- Question from Arachne: There's been quite a bit of "news" recently suggesting that mammograms and breast self-examination are not particularly valuable in discovering breast cancer. Is this true?
- Answers - Cecilia M. Brennecke, M.D. No. Look to see who wrote the articles; they are not doctors, they are reporters. They are writing to get attention, and they do get attention. I'm married to a reporter, so I know these things.
- Marisa Weiss, M.D. But these reports were written in response to a re-dredging of data.
- Cecilia M. Brennecke, M.D. Those studies would have dwelled in obscurity; the public would not have known anything about them. One of the grandfathers of screening mammography was Swedish. The researchers who were questioning all the screening epidemiology were a couple of Danes, and these guys question everything and look for fault. But they never got written up in the New York Times before. It's frustrating to have something that you know works, and to have somebody telling women not to bother with it.
- Marisa Weiss, M.D. There is no perfect test, but these tests are still very useful, and when they are used in combination, we can do a very good job of early detection.
Cecilia M. Brennecke, M.D.
That's right. In the best hands, mammography is about 85 percent effective in picking up cancer. But if a woman feels there is something wrong with her breast and the test comes back showing that everything is normal, she may think she can ignore what she thought she felt. That's not a good idea; she needs to take things a step further. One of the hardest things about breast cancer is the emotional overlay. It's a very emotional part of the body. I have had women tell me they'd rather have their colons removed than have a biopsy of the breast. It seems obvious to me that if you touch your breasts, you will know more about yourself than if you don't touch your breasts. Women, particularly those under age 40 and not having routine screenings, should be very aware of how their breasts feel, and if they don't feel right, they should bring it to their doctors' attention. Younger women with breast cancer get picked up very late because they're not doing self-exams, and are not getting any screening tests because they're so young.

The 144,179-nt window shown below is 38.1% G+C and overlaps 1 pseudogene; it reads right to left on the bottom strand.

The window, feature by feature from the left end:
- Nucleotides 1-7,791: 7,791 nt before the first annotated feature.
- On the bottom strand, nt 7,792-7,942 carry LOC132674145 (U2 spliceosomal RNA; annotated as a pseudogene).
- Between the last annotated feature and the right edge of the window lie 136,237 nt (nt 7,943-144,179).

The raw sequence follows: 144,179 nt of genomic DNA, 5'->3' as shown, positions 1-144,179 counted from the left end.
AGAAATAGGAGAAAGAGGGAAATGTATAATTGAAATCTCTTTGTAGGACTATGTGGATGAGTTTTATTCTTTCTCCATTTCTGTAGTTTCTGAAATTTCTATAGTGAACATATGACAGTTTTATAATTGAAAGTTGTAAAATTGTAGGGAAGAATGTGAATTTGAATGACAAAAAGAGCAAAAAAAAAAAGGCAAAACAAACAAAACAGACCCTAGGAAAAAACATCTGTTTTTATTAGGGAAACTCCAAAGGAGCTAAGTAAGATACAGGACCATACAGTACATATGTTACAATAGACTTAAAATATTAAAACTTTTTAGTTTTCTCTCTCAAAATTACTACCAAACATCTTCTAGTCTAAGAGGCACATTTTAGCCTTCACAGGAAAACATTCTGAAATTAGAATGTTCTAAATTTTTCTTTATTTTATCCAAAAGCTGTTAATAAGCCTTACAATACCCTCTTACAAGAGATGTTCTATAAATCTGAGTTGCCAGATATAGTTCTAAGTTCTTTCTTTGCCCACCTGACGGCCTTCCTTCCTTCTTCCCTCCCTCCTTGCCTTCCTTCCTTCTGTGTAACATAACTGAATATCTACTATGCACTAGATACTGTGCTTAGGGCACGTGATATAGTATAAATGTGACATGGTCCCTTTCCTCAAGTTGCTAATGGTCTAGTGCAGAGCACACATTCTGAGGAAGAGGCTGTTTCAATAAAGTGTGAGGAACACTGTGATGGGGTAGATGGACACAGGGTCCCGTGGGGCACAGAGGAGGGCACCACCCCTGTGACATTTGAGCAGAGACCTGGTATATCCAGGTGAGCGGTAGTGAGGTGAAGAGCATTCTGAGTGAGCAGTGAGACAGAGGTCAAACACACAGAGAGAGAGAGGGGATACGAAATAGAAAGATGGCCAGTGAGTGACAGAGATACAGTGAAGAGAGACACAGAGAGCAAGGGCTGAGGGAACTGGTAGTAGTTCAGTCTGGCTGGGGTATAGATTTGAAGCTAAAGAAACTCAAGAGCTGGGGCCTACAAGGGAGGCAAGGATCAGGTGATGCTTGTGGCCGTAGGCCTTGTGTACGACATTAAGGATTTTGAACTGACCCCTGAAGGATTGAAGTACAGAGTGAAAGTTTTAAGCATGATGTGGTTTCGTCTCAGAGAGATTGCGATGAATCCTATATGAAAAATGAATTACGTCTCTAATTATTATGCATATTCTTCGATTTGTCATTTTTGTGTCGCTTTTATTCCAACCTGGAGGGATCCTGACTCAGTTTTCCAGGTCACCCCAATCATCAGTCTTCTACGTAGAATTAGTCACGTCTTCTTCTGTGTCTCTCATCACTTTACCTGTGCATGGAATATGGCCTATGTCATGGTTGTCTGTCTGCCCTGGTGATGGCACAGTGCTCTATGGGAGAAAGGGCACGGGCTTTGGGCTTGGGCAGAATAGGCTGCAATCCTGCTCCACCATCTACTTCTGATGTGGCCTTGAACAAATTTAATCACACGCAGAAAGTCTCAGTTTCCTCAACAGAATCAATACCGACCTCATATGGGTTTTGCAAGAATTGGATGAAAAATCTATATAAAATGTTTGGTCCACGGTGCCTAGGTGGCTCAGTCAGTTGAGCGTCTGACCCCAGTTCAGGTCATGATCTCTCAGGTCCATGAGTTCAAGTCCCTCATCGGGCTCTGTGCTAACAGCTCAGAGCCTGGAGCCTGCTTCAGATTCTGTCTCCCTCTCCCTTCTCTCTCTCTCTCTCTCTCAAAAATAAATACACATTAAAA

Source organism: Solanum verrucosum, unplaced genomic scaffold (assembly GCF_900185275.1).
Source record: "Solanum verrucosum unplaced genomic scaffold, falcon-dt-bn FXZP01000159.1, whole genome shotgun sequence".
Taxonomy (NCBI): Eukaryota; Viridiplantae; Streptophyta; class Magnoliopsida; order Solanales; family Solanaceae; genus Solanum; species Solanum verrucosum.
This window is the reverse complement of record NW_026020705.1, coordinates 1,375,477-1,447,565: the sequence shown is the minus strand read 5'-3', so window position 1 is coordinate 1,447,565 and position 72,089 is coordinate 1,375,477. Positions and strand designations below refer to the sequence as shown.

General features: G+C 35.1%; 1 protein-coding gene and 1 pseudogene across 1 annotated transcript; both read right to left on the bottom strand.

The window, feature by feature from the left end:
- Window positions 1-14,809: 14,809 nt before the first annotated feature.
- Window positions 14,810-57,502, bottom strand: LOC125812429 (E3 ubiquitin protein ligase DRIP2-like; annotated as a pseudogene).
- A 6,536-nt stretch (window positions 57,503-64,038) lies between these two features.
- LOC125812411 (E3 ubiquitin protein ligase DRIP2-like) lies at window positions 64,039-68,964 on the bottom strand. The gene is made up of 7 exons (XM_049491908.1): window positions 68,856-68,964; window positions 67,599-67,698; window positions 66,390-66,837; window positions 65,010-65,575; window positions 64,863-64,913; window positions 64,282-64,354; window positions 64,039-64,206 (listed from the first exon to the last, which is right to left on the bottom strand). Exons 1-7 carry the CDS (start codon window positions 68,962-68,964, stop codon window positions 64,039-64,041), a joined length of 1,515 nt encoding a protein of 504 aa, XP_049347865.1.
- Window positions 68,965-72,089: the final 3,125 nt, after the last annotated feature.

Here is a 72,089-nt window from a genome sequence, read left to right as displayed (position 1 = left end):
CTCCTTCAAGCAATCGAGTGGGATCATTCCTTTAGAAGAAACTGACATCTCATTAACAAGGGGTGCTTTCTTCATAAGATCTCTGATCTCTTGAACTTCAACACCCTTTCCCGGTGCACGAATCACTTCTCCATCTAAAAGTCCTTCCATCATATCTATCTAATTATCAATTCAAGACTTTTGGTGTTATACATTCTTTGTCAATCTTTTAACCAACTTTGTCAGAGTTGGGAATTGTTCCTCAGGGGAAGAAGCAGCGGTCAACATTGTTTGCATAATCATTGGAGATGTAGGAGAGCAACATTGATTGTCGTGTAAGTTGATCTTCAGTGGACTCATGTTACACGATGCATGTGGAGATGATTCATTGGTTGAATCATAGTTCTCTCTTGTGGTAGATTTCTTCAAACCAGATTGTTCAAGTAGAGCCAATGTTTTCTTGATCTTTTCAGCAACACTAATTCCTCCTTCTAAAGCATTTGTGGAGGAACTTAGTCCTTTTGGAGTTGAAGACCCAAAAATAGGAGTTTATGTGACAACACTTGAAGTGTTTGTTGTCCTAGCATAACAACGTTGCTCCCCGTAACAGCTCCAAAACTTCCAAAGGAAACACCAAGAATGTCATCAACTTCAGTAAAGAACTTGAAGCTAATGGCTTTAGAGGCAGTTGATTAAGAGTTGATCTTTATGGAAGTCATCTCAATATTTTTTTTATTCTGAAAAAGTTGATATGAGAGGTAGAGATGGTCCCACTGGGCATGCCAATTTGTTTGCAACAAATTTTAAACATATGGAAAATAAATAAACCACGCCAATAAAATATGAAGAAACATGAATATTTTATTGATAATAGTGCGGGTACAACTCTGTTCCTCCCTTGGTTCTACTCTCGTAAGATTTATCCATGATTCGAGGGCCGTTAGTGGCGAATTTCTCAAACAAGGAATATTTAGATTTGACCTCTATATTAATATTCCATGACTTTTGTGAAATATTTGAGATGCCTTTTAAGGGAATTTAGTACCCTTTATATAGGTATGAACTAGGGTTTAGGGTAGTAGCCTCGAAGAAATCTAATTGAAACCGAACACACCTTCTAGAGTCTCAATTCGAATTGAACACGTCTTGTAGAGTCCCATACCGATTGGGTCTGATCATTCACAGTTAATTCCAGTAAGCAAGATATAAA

Mammography is of limited use if the breast tissue is dense, and there's no way to know how dense your breasts are until you've had a mammogram. Your breast can feel lumpy and sore and firm (cystic or fibrocystic), but when we do a mammogram, it may not be a difficult breast to interpret. Younger women tend to have breasts that are harder to interpret on a mammogram, but that's by no means universal. Thinner women tend to have breasts that aren't fatty. Fat is our friend on a mammogram. It helps us out when we're trying to find early cancer because it looks different than the way cancer looks.
On Wednesday, July 16, 2003, our Ask-the-Expert Online Conference was called Breast Cancer Screening. Cecilia M. Brennecke, M.D. and Marisa Weiss, M.D. answered your questions about mammograms, ultrasound, MRI, breast self-exams, physical exams by a doctor, and other topics related to breast cancer screening.
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